This week we turn to music theory, courtesy of @awhittakermusic. I’ve never heard of Tinctoris, the focus of his research, but I’m looking forward to finding out more (and it feels like a handy name to know for watching University Challenge). In common with many of our curators, Adam’s interests are interdisciplinary, so even if if music theory is as new to you as it is to me I hope you’ll join us for a week of brain-expanding discussions.
Hello everyone! My name is Adam Whittaker, and I’m very much looking forward to curating @WetheHumanities on the week beginning 23rd February. You can follow me @awhittakermusic.
I am currently a PhD student at Birmingham Conservatoire, working on a project on medieval and Renaissance music theory. My PhD focusses on the fifteenth-century music theorist, Johannes Tinctoris (c. 1435–1511), who is a key figure in music theory from the end of the fifteenth-century. My research engages with the wider history and traditions of music theory, and I have a particular interest in music theory from the thirteenth and fourteenth centuries, as well as medieval and Renaissance music more generally. I’m also interested in opera and jazz, and work as a conductor.
During my curation week, I hope to have fruitful discussions about the role of music theory, things that it can tell us about musical cultures of the past, the value of digital manuscript repositories, and many other things medieval and Renaissance. I also hope to have discussions about interdisciplinary research, being a PhD student and look forward to many interesting conversations over the week!
This week we return to the UK to meet @JFRushworth who currently holds one of the hotly-contested JRF posiitons at Oxford University. Proving once again that the humanities won’t sit still in one pigeonhole, she’ll be discussing interdisciplinarity as well as what it means to be a post-doc in the UK. I’m also hoping she’ll chat about her experiences of studying at Oxford and I’m looking forward to hearing about her take on public engagement.
Hello! My name is Jennifer Rushworth, and I am excited to be taking over @WetheHumanities this week, which I usually follow from my own account @JFRushworth.
I am a Junior Research Fellow in Medieval and Modern Languages at St John’s College, Oxford, and typically work across comparative literature and (perhaps) reception studies. My DPhil thesis (completed 2013) was entitled ‘Discourses of Mourning in Dante, Petrarch, and Proust’. My current project is provisionally named ‘Transformations of Petrarch from Sade to Proust’ and considers the reception (‘transformation’) of Petrarch in nineteenth-century French culture, particularly through translation, biography, criticism, poetic rewriting, and novelisation. I am torn between a passion for modern French literature (in particular, as is evident, Proust) and a fondness for the distant medieval world of encyclopaedic knowledge and courtly love.
During my curation I hope to ask questions about topics including: the role and future of comparative literature; interdisciplinarity; studying canonical authors; making the transition from graduate to post-doc; the rewards and challenges of public engagement. I look forward to a productive and interesting dialogue with many of you.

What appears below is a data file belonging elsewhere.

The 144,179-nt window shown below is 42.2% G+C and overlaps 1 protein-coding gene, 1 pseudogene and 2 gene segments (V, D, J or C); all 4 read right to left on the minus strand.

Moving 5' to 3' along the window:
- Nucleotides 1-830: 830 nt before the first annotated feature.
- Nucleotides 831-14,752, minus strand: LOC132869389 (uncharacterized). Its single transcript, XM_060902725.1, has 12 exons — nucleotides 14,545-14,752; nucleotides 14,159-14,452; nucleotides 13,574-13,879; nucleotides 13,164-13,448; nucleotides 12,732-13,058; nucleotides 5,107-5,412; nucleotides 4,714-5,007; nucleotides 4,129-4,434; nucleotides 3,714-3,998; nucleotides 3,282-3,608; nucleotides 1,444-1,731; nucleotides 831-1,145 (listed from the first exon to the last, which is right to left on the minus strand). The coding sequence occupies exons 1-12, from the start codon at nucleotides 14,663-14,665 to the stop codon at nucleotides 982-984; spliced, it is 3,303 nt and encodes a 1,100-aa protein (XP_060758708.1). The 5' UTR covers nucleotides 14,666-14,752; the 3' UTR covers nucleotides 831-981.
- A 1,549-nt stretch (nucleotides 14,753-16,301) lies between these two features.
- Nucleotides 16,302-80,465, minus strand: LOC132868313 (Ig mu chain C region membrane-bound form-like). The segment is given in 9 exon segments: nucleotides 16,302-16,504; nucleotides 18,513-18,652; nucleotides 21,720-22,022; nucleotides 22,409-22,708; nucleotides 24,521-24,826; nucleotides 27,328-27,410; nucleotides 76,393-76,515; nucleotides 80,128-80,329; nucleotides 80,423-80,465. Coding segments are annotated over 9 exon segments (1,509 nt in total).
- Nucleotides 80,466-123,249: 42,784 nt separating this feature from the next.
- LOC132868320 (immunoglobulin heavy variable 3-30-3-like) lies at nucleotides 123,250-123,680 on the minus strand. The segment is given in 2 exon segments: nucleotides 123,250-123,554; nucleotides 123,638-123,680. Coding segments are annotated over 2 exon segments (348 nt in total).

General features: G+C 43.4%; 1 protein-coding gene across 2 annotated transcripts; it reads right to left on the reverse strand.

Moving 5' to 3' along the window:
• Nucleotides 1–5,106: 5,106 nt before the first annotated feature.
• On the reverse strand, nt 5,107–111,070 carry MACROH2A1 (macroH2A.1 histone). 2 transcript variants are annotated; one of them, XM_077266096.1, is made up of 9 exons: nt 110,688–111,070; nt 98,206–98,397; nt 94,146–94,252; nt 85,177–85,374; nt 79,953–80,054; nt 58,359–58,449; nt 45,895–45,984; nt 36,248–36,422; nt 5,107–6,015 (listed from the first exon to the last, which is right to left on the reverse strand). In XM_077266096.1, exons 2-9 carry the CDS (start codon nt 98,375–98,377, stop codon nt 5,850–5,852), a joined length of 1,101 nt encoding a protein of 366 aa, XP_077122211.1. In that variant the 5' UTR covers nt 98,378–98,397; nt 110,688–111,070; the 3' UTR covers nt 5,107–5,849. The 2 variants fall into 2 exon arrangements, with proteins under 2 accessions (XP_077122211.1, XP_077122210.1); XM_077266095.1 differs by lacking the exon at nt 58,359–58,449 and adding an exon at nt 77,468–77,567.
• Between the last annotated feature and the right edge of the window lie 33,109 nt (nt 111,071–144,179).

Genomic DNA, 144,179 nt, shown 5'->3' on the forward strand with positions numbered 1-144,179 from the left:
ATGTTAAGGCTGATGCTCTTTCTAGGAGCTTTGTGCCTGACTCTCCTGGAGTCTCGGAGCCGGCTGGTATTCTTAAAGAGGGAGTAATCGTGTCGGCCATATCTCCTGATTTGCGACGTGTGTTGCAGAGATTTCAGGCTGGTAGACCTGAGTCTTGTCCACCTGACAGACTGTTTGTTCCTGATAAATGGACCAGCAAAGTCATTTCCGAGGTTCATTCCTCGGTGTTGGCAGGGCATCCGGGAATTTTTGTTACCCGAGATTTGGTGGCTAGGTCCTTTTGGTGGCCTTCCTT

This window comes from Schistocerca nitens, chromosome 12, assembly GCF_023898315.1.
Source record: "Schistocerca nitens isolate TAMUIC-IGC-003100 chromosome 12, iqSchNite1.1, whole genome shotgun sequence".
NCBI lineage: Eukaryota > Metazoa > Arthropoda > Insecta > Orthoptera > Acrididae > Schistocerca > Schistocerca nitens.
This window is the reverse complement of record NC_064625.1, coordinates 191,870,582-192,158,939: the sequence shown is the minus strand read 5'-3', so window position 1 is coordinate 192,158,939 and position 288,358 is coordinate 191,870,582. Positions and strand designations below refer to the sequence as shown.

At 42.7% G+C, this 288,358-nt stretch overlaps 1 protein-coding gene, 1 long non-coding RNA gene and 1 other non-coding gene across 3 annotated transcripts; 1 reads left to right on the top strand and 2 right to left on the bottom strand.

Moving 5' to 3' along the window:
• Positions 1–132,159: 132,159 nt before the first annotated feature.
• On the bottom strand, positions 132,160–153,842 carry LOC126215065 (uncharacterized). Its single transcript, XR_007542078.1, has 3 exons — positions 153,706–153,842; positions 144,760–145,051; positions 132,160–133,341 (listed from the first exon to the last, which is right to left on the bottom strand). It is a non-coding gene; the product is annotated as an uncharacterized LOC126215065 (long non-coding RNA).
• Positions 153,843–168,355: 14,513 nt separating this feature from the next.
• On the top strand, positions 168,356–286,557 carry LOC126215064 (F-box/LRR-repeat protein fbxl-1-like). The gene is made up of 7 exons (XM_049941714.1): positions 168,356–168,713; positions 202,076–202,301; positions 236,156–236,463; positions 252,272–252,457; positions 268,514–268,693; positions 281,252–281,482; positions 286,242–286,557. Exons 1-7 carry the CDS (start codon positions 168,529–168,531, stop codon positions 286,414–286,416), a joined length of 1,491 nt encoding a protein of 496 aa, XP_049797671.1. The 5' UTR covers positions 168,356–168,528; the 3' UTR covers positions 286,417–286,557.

The intersection between science and humanities is an increasingly popular field of research, attracting researchers from both sides of the divide, including this week’s curator, science communicator and cognitive neuroscientist John Borghi. I’m looking forward to some behind-the-scenes tidbits from behind the library desk and hearing more about his research area and the science of comic books.
Hi everyone, my name is John Borghi (@JohnBorghi) and I am very excited to be curating @WeTheHumanies this week! I am a science informationist, cognitive neuroscientist, and science communicator, currently living in Brooklyn, New York.
I am interested in communicating science- not just scientific concepts and the results of science experiments, but also the process and culture of science- to non-scientists. In my day job, as the science informationist at The Rita and Frits Markus Library at The Rockefeller University I assist researchers navigate the scientific literature and proactively bring the tools of the library into the laboratory. Though this typically involves tracking down papers, preparing literature summaries, and helping everyone stay compliant with the NIH Public Access Policy, I also teach classes on subjects ranging from including database searching to reference and citation management to using social media to communicate science.
The week before starting work in the Markus Library, I completed a PhD in integrative neuroscience. My thesis was titled “Major depressive disorder is related to a broad disruption in brain regions underlying working memory process,” which is a fancy way of saying that I studied the ways in which depression affects the brain activity associated with remembering pictures of human faces and outdoor scenes over a short time. While in grad school I attended classes at what is now known as the Alan Alda Center for Communicating Science, which helped to catalyze my shift from research scientist to science communicator.
In addition to my work in the library, I also work on a variety of science communication-related projects. I am the managing editor of The Incubator, a blog run by the Rockefeller University Science Outreach Program and I teach science-related classes for non-expert audiences on topics ranging from the History of Neuroscience, to the Biology of Mental Illness, to the Science of Comic Books.
I am hoping to discuss a variety of things related to communication and science. I hope we’ll discuss communicating scientific concepts to non-scientists, the structure and culture of science, academic publishing, libraries, and, of course, books.